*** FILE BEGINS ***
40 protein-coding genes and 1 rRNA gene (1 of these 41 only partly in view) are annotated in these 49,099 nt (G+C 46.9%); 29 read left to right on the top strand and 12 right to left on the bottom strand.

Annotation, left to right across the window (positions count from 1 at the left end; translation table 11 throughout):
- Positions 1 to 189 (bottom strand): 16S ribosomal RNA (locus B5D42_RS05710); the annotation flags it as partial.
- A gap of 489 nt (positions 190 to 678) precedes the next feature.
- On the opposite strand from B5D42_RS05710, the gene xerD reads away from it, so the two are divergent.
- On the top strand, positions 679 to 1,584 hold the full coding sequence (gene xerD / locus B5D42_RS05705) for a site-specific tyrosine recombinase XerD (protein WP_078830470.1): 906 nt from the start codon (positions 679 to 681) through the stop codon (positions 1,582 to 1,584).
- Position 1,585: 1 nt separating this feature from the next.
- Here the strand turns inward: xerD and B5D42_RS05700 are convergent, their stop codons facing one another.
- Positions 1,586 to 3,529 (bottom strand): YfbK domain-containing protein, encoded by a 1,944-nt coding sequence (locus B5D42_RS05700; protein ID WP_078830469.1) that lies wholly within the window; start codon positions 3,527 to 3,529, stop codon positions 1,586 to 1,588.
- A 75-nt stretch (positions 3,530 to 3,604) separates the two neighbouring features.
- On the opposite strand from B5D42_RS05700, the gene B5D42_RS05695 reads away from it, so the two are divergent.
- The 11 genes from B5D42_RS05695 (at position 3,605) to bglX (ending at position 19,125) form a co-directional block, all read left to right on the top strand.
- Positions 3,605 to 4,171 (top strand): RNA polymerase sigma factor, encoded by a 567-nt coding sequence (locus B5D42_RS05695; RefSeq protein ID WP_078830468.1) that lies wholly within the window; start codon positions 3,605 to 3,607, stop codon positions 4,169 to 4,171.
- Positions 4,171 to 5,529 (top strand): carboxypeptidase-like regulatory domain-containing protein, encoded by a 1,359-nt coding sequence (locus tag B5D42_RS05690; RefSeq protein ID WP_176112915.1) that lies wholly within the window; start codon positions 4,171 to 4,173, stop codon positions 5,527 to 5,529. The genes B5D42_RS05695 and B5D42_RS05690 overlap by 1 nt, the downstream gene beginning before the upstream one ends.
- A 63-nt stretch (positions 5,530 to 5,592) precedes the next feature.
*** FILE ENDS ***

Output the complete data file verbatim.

40 protein-coding genes and 1 rRNA gene (1 of these 41 only partly in view) are annotated in these 49,099 nt (G+C 46.9%); 29 read left to right on the top strand and 12 right to left on the bottom strand.

Annotation, left to right across the window (positions count from 1 at the left end; translation table 11 throughout):
- Positions 1 to 189 (bottom strand): 16S ribosomal RNA (locus B5D42_RS05710); the annotation flags it as partial.
- A gap of 489 nt (positions 190 to 678) precedes the next feature.
- On the opposite strand from B5D42_RS05710, the gene xerD reads away from it, so the two are divergent.
- On the top strand, positions 679 to 1,584 hold the full coding sequence (gene xerD / locus B5D42_RS05705) for a site-specific tyrosine recombinase XerD (protein WP_078830470.1): 906 nt from the start codon (positions 679 to 681) through the stop codon (positions 1,582 to 1,584).
- Position 1,585: 1 nt separating this feature from the next.
- Here the strand turns inward: xerD and B5D42_RS05700 are convergent, their stop codons facing one another.
- Positions 1,586 to 3,529 (bottom strand): YfbK domain-containing protein, encoded by a 1,944-nt coding sequence (locus B5D42_RS05700; protein ID WP_078830469.1) that lies wholly within the window; start codon positions 3,527 to 3,529, stop codon positions 1,586 to 1,588.
- A 75-nt stretch (positions 3,530 to 3,604) separates the two neighbouring features.
- On the opposite strand from B5D42_RS05700, the gene B5D42_RS05695 reads away from it, so the two are divergent.
- The 11 genes from B5D42_RS05695 (at position 3,605) to bglX (ending at position 19,125) form a co-directional block, all read left to right on the top strand.
- Positions 3,605 to 4,171 (top strand): RNA polymerase sigma factor, encoded by a 567-nt coding sequence (locus B5D42_RS05695; RefSeq protein ID WP_078830468.1) that lies wholly within the window; start codon positions 3,605 to 3,607, stop codon positions 4,169 to 4,171.
- Positions 4,171 to 5,529 (top strand): carboxypeptidase-like regulatory domain-containing protein, encoded by a 1,359-nt coding sequence (locus tag B5D42_RS05690; RefSeq protein ID WP_176112915.1) that lies wholly within the window; start codon positions 4,171 to 4,173, stop codon positions 5,527 to 5,529. The genes B5D42_RS05695 and B5D42_RS05690 overlap by 1 nt, the downstream gene beginning before the upstream one ends.
- A 63-nt stretch (positions 5,530 to 5,592) precedes the next feature.